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Hilltop Views

The Student News Site of St. Edward's University

Hilltop Views

The Student News Site of St. Edward's University

Hilltop Views

St. Edward’s takes on annual college sustainability summit to learn, showcase programs

(Courtesy of Amy Concilio)
Senior ENSP student Katie Gay was one of the four students who attended the annual TRACS conference on South Padre Island. She along with her fellow students and faculty presented an appropriately unorthodox seminar for the canoe making program at St. Edward’s.

St. Edward’s University’s environmental science and policy (ENSP) students, faculty and staff recently attended a statewide conference on South Padre Island entitled the Texas Regional Alliance for Campus Sustainability (TRACS)

The conference, which took place over three days, was meant to “bring campus collaboration and aspire students to lead the world into a sustainable future” which they seek to achieve through seminars and bonding events. 

This is the second year that St. Edward’s has attended TRACS. This year, they brought four students to the conference. Dr. Amy Concilio, Dr. Steven Fletcher and campus arborist Roy Johnson served as staff liaisons with the group. 

St. Edward’s hosted their own seminar at the conference centering around the new experiential learning boat-building course. The seminar, titled “Why building a Canoe Matters: Experiential Education,” was meant to spotlight the school’s program and its relation to wetland ecology. Compared to the traditional set up of seminars, St. Edward’s had an interesting opportunity to showcase due to the fact they had an hour to present rather than the typical 30-minute seminar.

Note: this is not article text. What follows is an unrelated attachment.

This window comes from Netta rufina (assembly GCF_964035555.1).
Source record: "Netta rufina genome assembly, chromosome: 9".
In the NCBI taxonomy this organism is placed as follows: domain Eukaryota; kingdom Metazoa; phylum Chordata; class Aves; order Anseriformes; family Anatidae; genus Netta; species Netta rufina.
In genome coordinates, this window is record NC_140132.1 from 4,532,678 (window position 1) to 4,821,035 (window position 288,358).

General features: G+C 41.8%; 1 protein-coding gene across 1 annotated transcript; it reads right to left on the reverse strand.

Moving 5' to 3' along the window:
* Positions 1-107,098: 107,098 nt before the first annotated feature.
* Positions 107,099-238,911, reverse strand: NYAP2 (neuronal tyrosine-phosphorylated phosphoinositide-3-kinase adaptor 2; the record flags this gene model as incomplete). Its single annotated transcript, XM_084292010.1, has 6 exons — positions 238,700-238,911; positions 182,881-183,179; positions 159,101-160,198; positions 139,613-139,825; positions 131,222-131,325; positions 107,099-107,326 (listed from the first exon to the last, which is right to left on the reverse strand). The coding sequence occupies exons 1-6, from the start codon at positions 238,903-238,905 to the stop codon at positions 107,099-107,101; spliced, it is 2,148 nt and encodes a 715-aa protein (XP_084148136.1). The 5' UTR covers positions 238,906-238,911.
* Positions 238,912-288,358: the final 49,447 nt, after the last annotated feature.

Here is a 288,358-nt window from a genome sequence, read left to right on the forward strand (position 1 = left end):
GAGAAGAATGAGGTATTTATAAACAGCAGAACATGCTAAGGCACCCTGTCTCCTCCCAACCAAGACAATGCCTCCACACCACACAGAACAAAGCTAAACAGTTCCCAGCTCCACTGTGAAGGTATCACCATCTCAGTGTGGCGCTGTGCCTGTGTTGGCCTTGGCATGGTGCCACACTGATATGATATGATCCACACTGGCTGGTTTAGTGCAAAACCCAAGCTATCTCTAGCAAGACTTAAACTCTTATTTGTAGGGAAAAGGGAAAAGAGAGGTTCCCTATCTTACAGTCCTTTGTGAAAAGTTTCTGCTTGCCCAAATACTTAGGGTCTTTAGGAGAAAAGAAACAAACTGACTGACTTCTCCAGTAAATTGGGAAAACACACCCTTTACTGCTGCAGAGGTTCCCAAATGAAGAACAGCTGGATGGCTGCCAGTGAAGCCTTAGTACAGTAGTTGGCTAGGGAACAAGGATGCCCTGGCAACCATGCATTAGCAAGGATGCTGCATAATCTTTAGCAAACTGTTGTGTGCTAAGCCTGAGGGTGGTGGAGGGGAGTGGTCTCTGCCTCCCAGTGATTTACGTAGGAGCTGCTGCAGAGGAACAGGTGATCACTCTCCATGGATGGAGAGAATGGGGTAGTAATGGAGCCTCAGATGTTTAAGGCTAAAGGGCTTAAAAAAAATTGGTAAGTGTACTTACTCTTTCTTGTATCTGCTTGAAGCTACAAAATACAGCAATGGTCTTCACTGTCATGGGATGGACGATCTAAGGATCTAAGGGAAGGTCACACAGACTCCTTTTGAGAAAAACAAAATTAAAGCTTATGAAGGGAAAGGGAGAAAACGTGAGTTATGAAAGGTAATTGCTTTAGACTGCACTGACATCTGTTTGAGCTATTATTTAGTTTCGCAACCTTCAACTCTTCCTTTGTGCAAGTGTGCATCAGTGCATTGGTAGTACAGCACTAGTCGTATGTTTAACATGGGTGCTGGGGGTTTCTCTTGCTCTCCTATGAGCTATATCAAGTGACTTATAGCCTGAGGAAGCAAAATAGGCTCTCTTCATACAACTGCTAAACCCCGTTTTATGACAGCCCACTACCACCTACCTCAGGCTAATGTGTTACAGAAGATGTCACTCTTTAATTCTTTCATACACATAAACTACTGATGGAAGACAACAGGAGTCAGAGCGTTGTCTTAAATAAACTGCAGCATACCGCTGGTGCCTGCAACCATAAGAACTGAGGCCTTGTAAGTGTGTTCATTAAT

“We wanted to make the format of our seminar different by including student voices, leaving more time for discussion, and taking the participants outside,” Concilio said. “We wanted to make it more hands-on and interactive — which turned out to be incredibly popular. People kept on coming up to us after our workshop saying how much they enjoyed it!”

Around 14 other universities and entities presented seminars for TRACS, all centering around sustainability’s intersection with their university’s campus, curriculum and operations.

“A lot of schools presented on an array of sustainability projects like transportation and waste reduction and talked about big picture things like how their offices run,” senior ENSP student Olivia Prior said. “Us St. Edward’s attendees learned a great deal from other schools and can bring this helpful information and ideas back to our campus.”

Concilio remarked about a seminar hosted by The University of Texas Rio Grande Valley (UTRGV) on the integration between business and sustainability.

“The UTRGV Business School gave a presentation on really inspiring work they’re doing with undergraduate students partnering with businesses in South Texas and creating incubator projects,” Concilio said.

Initiatives like this one, as well as the “re:wild Your Campus” are projects that the ENSP program sees as potential possibilities at St. Edward’s Campus. Re:wild Your Campus” is a program headed by UTRGV graduate student Mackenzie Feldman, which seeks to eliminate synthetic pesticides and inorganic land use in college campuses across the country. 

The TRACS’ 2024 summit culminated in a poster presentation where St. Edward’s students presented theirs on the “Benefits of urban food forests on soil fertility and hydrological function”.

St. Edward’s small campus has allowed for campus sustainability to take a larger role than at other universities. Since 2003, the university has outlined several Landscape Master Plans to strive for more sustainable practices. 

Still, other colleges are participating in sustainability projects that St. Edward’s is not. Several campuses such as the University of Texas at Austin, and the University of North Texas have Green Funds. A Green Fund is a method where students can receive grants funded by the College to engage in sustainable or “green” projects. 

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About the Contributor
Tate Burchfield
Tate Burchfield, Staff Writer
Tate Burchfield is a first year student on the hilltop, and this is his first year writing for Hilltop Views. He is interested in politics and the arts. He is from Galveston, Texas and is excited to spend his time in Austin with Hilltop Views.

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